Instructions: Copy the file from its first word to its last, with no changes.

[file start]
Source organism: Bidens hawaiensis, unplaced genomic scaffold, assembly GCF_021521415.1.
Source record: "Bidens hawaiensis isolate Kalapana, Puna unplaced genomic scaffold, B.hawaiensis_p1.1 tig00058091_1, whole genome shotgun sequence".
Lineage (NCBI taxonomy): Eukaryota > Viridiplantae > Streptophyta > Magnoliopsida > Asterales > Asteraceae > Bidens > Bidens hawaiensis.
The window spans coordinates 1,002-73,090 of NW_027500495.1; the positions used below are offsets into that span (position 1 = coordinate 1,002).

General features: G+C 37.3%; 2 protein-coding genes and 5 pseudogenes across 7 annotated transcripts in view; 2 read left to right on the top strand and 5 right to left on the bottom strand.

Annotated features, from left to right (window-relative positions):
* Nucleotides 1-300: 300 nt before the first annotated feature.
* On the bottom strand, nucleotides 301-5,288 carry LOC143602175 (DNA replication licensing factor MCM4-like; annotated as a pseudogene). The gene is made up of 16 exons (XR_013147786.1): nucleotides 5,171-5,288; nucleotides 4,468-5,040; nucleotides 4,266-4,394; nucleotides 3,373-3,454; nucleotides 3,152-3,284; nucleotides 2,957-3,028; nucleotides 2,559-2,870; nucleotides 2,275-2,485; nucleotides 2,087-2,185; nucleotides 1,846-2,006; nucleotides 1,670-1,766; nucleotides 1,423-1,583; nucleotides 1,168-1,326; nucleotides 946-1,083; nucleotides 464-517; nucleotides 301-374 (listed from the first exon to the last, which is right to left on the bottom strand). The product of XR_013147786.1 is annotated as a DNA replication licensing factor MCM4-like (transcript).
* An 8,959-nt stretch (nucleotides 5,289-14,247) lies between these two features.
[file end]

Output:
Source organism: Bidens hawaiensis, unplaced genomic scaffold, assembly GCF_021521415.1.
Source record: "Bidens hawaiensis isolate Kalapana, Puna unplaced genomic scaffold, B.hawaiensis_p1.1 tig00058091_1, whole genome shotgun sequence".
Lineage (NCBI taxonomy): Eukaryota > Viridiplantae > Streptophyta > Magnoliopsida > Asterales > Asteraceae > Bidens > Bidens hawaiensis.
The window spans coordinates 1,002-73,090 of NW_027500495.1; the positions used below are offsets into that span (position 1 = coordinate 1,002).

General features: G+C 37.3%; 2 protein-coding genes and 5 pseudogenes across 7 annotated transcripts in view; 2 read left to right on the top strand and 5 right to left on the bottom strand.

Annotated features, from left to right (window-relative positions):
* Nucleotides 1-300: 300 nt before the first annotated feature.
* On the bottom strand, nucleotides 301-5,288 carry LOC143602175 (DNA replication licensing factor MCM4-like; annotated as a pseudogene). The gene is made up of 16 exons (XR_013147786.1): nucleotides 5,171-5,288; nucleotides 4,468-5,040; nucleotides 4,266-4,394; nucleotides 3,373-3,454; nucleotides 3,152-3,284; nucleotides 2,957-3,028; nucleotides 2,559-2,870; nucleotides 2,275-2,485; nucleotides 2,087-2,185; nucleotides 1,846-2,006; nucleotides 1,670-1,766; nucleotides 1,423-1,583; nucleotides 1,168-1,326; nucleotides 946-1,083; nucleotides 464-517; nucleotides 301-374 (listed from the first exon to the last, which is right to left on the bottom strand). The product of XR_013147786.1 is annotated as a DNA replication licensing factor MCM4-like (transcript).
* An 8,959-nt stretch (nucleotides 5,289-14,247) lies between these two features.